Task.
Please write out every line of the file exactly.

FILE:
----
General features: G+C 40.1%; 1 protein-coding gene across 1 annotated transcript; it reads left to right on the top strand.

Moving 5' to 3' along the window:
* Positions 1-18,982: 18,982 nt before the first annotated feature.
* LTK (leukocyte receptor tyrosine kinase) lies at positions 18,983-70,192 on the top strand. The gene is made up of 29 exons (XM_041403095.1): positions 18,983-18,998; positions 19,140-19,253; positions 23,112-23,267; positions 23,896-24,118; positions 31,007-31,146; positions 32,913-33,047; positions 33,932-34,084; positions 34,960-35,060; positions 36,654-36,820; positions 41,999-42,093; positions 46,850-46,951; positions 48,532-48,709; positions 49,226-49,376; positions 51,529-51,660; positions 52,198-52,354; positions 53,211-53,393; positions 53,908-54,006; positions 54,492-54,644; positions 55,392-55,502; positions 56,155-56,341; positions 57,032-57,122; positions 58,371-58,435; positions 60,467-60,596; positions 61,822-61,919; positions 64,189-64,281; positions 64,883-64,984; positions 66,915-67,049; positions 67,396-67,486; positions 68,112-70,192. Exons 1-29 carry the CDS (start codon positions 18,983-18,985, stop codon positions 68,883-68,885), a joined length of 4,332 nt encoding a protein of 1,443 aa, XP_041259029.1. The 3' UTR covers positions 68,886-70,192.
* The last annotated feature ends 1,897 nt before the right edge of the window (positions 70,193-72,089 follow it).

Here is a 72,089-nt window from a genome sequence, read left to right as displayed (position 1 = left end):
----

General features: G+C 40.1%; 1 protein-coding gene across 1 annotated transcript; it reads left to right on the top strand.

Moving 5' to 3' along the window:
* Positions 1-18,982: 18,982 nt before the first annotated feature.
* LTK (leukocyte receptor tyrosine kinase) lies at positions 18,983-70,192 on the top strand. The gene is made up of 29 exons (XM_041403095.1): positions 18,983-18,998; positions 19,140-19,253; positions 23,112-23,267; positions 23,896-24,118; positions 31,007-31,146; positions 32,913-33,047; positions 33,932-34,084; positions 34,960-35,060; positions 36,654-36,820; positions 41,999-42,093; positions 46,850-46,951; positions 48,532-48,709; positions 49,226-49,376; positions 51,529-51,660; positions 52,198-52,354; positions 53,211-53,393; positions 53,908-54,006; positions 54,492-54,644; positions 55,392-55,502; positions 56,155-56,341; positions 57,032-57,122; positions 58,371-58,435; positions 60,467-60,596; positions 61,822-61,919; positions 64,189-64,281; positions 64,883-64,984; positions 66,915-67,049; positions 67,396-67,486; positions 68,112-70,192. Exons 1-29 carry the CDS (start codon positions 18,983-18,985, stop codon positions 68,883-68,885), a joined length of 4,332 nt encoding a protein of 1,443 aa, XP_041259029.1. The 3' UTR covers positions 68,886-70,192.
* The last annotated feature ends 1,897 nt before the right edge of the window (positions 70,193-72,089 follow it).

Here is a 72,089-nt window from a genome sequence, read left to right as displayed (position 1 = left end):